Editorial / 23 Jul 2023

Environmental enthusiasm

The shipping industry must play its part to reduce global greenhouse gas (GHG) emissions and combat climate change. Currently, the sector is responsible for 3% of global emissions – and, without significant intervention, that number will rise.

The International Maritime Organisation’s (IMO’s) Marine Environment Protection Committee (MEPC) plays a critical role in this effort, designing rules and regulations for the industry. It has set ambitious targets to help guide the shipping sector and give players across the industry the timeframe and flexibility to draw and implement their own GHG reduction strategies.

At the most recent MEPC meeting, held this month at IMO’s London headquarters, the committee adopted a bold approach for a more ambitious reduction policy.

Shipping emissions1

MEPC 80 adopted a revised strategy to reduce GHG emissions to net-zero by or around 2050, marking a significant acceleration compared to the 50% reduction by 2050 compared to 2008 levels that was agreed just five years ago. It also included indicative checkpoints for the industry:

  • Reduce international shipping’s total annual GHG emissions by at least 20%, striving for 30%, by 2030, compared to 2008 levels;
  • Reduce the sector’s total annual GHG emissions by at least 70%, striving for 80% by 2040, compared to 2008 levels.

You can read the full IMO MEPC report here:

“It is always a positive to see the shipping industry come together to collaborate on effective ways to reduce our collective impact on the environment,” says Stuart Bowie, GAC Group Vice President - Commercial. “We must all play an active part and we are pleased to see the IMO take proactive steps to address this crucial issue.

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“At GAC, we are committed to ‘adapt, innovate and reduce’ in all of our activities and engage stakeholders to create non-destructive, long-term value towards a sustainable future. Our Roadmap to Sustainability sets out a route to a real, positive change in ourselves, while supporting and influencing others to do the same. We will continue to work closely with our customers to support their own decarbonisation strategies where possible.”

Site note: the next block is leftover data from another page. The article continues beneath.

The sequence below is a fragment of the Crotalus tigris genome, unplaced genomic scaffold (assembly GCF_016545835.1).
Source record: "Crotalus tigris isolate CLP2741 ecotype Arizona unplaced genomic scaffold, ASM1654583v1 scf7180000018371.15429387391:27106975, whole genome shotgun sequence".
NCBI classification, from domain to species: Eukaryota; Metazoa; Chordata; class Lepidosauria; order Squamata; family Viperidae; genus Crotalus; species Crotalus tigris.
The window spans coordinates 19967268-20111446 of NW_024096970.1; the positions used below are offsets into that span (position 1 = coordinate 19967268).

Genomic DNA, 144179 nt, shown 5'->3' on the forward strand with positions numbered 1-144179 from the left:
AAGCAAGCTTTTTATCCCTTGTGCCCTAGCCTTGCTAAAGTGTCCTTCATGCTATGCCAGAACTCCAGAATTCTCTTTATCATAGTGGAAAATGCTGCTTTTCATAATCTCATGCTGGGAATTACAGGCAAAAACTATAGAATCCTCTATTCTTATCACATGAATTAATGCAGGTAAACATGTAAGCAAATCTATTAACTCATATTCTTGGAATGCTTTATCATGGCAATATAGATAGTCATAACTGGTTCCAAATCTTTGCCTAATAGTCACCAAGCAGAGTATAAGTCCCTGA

Alternative fuels
MEPC 80 also made a commitment to ensure the uptake of alternative zero and near-zero GHG fuels by 2030. This included adopting the Guidelines on Life Cycle GHG Intensity of Marine Fuels (LCA Guidelines) which enable well-to-wake calculations, including well-to-tank and tank-to-wake emission factors, for total GHG emissions related to the production and use of marine fuels. Updated guidance on the use of biofuels as part of MARPOL Annex VI (DCS and CII) were also approved.

Further, MEPC 80 approved the review plan of CII regulations and guidelines, which must be completed by 1 January 2026. Several submissions related to onboard CO2 capture were also considered – and these will be a major talking point at MEPC 81 in Spring 2024.

Changes related to the use of alternative fuels in shipping will continue to shape the uptake of greener fuel options for vessels. GAC Bunker Fuels continues to play a major role in several voyages, supporting the market’s energy transition and reinforcing the central focus of adopting clean and renewable energy. As GAC’s marine fuel and lubricant procurement arm, it is dedicated to enhancing the sourcing and provisioning of alternative fuels such as LNG, methanol, ammonia and biofuel to help customers reduce their Scope 1 per mt CO2e emissions.

“We have long been advocates for the uptake of alternative fuels for vessels,” says Martyn McMahon, Global Director at GAC Bunker Fuels, the GAC Group’s bunker fuels procurement arm. “We work with specialist suppliers around the world to provide all types of green and reduced carbon fuel options to our customers to ensure their vessels keep moving, sustainably. GAC Bunker Fuels has shown itself to be a more than capable partner in enabling our customers’ journeys to decarbonisation.”

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GAC Bunker Fuels is the first bunker company to align with the United Nations Sustainable Development Goals (UN SDGs).

Marine protection
Beyond the drive to decarbonise, MEPC 80 also adopted a number of new and revised guidelines on several issued related to protecting the marine environment, including:

  • A comprehensive review of the Ballast Water Management (BWM) Convention and its amendments
  • Revised guidelines for the control and management of ships’ biofouling
  • Designated the northwestern Mediterranean Sea as a Particularly Sensitive Sea Area to ensure its long-term protection
  • Addressing underwater noise
  • Tackling marine litter
  • Environmental issues surrounding ship-to-ship transfers
  • Mandatory reporting of lost containers
  • New guidelines for the development of Inventory of Hazardous Materials
  • Reduction of Volatile Organic Compound (VOC) emissions

GAC continues to support efforts to shape a more sustainable future for the shipping industry, and to help our customers manage the impact of new rules and guidelines to that end. We are hopeful that the strategies that emerged from MEPC 80 will play a critical role in the industry’s aim of reducing total GHG emissions by 2050.

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